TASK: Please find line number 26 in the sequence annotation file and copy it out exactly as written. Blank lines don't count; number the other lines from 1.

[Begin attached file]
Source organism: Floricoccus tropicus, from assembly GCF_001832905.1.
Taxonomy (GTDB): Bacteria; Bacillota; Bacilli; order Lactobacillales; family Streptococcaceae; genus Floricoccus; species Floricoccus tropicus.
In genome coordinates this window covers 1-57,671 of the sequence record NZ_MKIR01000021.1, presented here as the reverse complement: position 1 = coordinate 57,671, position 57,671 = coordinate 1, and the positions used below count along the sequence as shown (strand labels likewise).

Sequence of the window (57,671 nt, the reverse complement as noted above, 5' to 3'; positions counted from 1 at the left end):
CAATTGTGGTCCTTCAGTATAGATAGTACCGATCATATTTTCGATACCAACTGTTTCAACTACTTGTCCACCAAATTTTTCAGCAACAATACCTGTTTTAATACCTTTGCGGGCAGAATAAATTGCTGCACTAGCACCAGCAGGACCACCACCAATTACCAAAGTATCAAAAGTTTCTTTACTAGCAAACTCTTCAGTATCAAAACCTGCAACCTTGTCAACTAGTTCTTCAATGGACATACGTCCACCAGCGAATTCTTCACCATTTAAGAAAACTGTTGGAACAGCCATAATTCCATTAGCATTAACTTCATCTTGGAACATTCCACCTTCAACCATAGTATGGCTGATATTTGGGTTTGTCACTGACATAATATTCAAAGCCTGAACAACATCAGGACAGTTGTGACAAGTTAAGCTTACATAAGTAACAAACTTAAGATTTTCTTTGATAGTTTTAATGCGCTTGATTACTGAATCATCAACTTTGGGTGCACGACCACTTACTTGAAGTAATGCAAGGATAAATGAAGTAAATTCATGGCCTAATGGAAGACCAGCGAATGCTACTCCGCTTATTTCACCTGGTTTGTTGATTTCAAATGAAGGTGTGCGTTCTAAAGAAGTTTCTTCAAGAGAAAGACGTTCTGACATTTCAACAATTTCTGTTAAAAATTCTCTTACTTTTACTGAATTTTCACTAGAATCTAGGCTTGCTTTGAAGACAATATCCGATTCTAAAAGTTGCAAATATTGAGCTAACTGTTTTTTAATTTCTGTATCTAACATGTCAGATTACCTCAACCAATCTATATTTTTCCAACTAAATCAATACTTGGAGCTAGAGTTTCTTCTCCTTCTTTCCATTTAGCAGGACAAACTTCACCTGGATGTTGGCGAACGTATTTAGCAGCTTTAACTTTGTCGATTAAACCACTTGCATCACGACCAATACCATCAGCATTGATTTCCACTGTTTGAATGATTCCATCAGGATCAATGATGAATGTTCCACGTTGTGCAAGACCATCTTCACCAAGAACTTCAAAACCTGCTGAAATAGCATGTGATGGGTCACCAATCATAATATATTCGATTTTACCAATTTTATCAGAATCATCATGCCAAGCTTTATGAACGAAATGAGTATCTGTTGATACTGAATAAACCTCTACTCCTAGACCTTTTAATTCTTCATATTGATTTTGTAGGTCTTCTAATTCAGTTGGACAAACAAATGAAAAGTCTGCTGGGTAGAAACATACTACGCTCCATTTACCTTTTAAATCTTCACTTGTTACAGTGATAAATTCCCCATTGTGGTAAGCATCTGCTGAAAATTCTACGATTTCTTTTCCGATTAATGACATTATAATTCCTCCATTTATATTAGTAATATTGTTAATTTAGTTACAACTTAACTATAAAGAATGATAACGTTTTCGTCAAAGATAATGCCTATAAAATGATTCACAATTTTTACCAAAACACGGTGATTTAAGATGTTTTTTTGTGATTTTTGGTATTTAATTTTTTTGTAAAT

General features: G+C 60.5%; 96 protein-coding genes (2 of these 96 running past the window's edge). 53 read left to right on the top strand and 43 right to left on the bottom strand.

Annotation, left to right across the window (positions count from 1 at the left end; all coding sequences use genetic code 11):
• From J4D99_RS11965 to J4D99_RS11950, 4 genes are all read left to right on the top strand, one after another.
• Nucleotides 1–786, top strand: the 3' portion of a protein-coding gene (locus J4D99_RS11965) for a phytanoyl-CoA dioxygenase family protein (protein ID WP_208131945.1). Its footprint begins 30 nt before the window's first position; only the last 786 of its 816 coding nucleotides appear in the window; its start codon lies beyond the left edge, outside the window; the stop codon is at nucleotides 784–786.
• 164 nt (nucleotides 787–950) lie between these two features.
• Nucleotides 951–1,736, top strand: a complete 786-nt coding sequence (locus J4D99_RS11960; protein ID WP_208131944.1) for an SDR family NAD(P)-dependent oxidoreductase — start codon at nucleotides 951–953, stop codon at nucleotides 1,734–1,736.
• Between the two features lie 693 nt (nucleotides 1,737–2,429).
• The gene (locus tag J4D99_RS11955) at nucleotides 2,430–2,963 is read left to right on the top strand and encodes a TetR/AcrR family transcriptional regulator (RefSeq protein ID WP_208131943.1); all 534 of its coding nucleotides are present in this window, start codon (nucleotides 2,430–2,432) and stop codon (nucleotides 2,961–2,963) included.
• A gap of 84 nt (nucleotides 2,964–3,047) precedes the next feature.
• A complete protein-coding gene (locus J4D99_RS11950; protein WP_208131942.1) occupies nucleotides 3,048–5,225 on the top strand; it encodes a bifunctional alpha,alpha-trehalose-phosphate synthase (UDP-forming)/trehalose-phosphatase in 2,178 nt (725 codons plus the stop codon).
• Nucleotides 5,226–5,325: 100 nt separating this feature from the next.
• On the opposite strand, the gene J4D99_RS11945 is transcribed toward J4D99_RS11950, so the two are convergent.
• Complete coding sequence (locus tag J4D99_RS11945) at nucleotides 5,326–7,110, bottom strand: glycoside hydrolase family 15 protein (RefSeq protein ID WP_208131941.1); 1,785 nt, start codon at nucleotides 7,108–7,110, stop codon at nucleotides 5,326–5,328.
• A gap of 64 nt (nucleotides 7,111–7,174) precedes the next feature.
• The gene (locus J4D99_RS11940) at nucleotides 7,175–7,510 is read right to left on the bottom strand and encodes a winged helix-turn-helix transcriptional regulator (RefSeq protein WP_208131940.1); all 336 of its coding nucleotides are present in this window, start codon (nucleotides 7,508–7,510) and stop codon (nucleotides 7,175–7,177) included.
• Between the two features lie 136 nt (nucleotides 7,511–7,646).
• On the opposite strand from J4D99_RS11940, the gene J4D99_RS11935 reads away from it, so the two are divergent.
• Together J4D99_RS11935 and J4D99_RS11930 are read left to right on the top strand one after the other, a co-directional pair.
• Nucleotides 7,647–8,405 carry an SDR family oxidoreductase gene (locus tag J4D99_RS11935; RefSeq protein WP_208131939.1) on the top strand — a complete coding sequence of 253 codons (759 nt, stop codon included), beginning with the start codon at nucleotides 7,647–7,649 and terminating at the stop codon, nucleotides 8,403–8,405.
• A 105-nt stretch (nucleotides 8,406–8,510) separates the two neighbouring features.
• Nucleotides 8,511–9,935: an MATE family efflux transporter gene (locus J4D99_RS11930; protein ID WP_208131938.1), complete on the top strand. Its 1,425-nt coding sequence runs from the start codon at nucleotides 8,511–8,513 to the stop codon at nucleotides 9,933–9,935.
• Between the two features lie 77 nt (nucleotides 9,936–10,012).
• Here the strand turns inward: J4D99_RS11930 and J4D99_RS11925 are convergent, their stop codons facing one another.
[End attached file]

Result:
• Nucleotides 8,511–9,935: an MATE family efflux transporter gene (locus J4D99_RS11930; protein ID WP_208131938.1), complete on the top strand. Its 1,425-nt coding sequence runs from the start codon at nucleotides 8,511–8,513 to the stop codon at nucleotides 9,933–9,935.